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I'd like to create a vector layer by digitizing from an image. How can I get the (nearly) correct longitude and latitude when digitizing from an image from Google Map and from an image from a satellite?

For example, I would like to digitize the following image. I know a lat- lng pair of one location and I know the scale. How can I create the vector layer to match this? What CRS should I use?

enter image description here

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  • Your question does not make sense to me. What is an "image" and what are real world coordinates? Do you mean just some raster file imported into QGIS without being georeferenced?
    – Bernd V.
    Jan 3, 2016 at 12:34
  • @BerndV. I edited the question. Hope it is clearer.
    – wannik
    Jan 3, 2016 at 13:22

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The best way I've found to do this in the past is to use a known source of spatial data and the QGis geo-referencer.

The process in general go's something like this.

  • 1) Find a known source of geographic data that's correctly registered and geo-referenced for the area you wish to digitize. If your in the UK for instance, you can download shape files from the OS national mapping agency for the UK road network.

    The data you obtain, should be loaded into a layer in QGis, that is set for the correct spatial co-ordinate system for the area you wish to work in. In my case, I've loaded the previously mentioned UK road network into a postgres database, then added that layer to my QGis project. How you add it, is entirely down to you, just as long as it's already spatially enabled.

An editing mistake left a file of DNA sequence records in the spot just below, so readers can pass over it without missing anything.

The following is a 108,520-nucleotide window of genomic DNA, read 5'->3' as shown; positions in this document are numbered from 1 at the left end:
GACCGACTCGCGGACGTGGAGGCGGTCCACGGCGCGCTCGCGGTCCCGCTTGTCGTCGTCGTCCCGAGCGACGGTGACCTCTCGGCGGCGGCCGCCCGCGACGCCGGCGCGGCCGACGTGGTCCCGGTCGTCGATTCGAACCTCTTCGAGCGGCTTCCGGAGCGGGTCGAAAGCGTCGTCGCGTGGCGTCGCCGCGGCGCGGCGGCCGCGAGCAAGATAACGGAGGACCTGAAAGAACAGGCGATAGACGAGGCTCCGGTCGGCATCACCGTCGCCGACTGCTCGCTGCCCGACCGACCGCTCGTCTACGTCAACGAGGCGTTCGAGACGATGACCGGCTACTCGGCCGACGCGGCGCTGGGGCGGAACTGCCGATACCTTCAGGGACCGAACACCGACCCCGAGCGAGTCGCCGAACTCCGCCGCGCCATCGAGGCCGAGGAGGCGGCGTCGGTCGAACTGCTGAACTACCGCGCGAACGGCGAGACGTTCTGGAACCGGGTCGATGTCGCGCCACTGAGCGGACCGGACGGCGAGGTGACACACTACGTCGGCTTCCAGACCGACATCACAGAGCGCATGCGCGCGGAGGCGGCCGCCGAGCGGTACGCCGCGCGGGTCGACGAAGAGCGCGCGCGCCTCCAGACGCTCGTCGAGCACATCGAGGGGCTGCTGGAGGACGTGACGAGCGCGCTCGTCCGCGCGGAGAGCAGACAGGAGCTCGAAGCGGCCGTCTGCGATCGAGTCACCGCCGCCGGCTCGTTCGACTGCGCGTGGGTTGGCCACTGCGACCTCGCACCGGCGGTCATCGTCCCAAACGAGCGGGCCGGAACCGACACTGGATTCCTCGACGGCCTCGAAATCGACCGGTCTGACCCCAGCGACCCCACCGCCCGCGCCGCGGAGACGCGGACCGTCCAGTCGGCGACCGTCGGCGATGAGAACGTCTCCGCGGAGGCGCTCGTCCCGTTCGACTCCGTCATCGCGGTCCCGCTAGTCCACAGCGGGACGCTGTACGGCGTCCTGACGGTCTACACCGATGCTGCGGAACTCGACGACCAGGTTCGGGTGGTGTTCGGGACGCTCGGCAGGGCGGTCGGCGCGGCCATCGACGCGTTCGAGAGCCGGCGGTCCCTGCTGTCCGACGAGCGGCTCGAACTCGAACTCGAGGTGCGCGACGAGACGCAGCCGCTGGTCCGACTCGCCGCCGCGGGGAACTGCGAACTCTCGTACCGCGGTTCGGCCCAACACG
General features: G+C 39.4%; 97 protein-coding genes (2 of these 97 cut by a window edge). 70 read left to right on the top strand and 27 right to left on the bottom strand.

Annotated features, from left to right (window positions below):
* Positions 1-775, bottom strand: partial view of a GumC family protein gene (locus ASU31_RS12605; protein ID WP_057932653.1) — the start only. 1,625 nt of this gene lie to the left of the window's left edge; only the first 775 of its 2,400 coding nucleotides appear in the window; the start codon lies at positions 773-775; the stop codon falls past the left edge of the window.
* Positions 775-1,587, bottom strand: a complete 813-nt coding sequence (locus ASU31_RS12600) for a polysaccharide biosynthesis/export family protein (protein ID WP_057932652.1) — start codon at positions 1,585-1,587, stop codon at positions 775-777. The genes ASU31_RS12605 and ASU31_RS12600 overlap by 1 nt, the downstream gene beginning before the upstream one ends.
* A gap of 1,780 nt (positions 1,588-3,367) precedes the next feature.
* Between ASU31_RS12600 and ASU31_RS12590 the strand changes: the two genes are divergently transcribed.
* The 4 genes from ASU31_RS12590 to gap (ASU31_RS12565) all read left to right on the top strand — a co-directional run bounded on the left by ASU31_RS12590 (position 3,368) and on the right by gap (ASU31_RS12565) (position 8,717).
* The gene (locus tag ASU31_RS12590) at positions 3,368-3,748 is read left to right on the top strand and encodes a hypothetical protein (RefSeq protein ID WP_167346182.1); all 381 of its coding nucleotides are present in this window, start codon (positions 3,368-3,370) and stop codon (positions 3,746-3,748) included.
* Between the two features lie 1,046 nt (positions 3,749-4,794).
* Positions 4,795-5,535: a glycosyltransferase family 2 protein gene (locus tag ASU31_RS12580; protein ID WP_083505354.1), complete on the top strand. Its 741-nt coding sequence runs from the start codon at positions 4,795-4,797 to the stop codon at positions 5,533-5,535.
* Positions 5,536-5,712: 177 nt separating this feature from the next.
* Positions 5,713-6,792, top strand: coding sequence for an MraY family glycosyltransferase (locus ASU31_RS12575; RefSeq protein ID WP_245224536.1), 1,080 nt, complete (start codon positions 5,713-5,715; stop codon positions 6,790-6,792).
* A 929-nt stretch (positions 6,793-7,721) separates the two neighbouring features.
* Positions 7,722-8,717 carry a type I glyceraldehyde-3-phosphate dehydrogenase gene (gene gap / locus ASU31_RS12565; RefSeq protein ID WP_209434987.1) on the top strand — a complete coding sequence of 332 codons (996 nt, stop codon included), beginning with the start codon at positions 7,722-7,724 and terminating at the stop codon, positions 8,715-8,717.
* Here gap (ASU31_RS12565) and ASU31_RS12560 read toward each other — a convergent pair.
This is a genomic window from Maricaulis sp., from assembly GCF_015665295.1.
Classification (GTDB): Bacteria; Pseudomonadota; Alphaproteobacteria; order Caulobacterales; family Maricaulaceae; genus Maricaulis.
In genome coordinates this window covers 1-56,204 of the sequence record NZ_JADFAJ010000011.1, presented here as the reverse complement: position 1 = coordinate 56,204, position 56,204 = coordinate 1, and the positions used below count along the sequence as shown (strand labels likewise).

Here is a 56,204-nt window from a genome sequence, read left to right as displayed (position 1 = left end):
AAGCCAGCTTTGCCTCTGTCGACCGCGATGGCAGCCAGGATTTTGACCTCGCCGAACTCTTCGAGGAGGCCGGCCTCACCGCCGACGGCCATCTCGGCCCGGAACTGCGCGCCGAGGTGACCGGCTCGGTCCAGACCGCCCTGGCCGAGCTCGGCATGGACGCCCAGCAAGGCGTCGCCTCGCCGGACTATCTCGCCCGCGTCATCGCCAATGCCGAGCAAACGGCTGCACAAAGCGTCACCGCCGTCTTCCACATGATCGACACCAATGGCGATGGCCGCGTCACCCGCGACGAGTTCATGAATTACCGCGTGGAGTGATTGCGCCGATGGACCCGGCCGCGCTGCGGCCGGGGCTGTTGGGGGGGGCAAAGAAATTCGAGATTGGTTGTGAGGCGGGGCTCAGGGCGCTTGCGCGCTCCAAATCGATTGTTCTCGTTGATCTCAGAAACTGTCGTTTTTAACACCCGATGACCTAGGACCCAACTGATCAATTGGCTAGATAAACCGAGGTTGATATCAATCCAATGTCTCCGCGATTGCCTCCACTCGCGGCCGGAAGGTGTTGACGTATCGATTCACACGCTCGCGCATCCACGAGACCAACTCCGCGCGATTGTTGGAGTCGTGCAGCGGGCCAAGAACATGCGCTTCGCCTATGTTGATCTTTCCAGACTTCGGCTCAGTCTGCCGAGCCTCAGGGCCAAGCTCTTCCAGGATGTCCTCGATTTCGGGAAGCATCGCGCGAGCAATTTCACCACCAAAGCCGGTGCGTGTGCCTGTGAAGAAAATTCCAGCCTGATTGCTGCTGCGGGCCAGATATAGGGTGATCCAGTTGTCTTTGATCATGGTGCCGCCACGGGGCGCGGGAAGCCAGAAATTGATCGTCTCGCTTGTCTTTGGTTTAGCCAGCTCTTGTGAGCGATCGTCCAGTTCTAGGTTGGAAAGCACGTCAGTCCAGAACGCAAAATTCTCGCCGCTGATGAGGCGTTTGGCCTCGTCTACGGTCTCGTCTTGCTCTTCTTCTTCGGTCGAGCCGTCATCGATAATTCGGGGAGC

• 2) Goto Raster->Georeferencer->georeferencer in QGis, you should see the following window open:

enter image description here

When this window opens, use the "Open Raster" tool, to open the image you want to geo-reference.

enter image description here

  • 3) In the Geo-Referencer, use the "Add Point" tool, and add locations to your Image in the Geo-referencer. When the dialog to add the location opens, choose to pick the location from your map-canvas.

enter image description here

From your map canvas, click on the location in the already geo-referenced data that corresponds to the same location on your image. I find that road junctions are particularly well suited to this task, but it's entirely up to you what you choose.

Keep adding points to your image, by selecting them from the map, the more points you add, the more accurate your image referencing will be.

  • 4) Once you've added all your points, use file->save to save the GCP points, then click the yellow cog-wheel and set your referencing options. I would recommend that your Target SRS be kept the same as your map layer source, and that your output raster be set to a tiff file so that the geo-reference info is embedded into it.

When your happy with your options, click the green triangle, wait for the operation to complete and you should end up with a raster image of your source map that's fully geo-referenced in the co-ordinate system you choose.

As for answering "Which co-ordinate system should I use", well I'd pick the one that's best suited for the area your referencing, and that would usually be a country specific or UTM projection, normally in meters.

For the UK (Where I'm from) I would normally use 27700 (OSGB36) , try NOT to use the world WGS84 lat/lng system if you can help it, as the error margin is usually too great.

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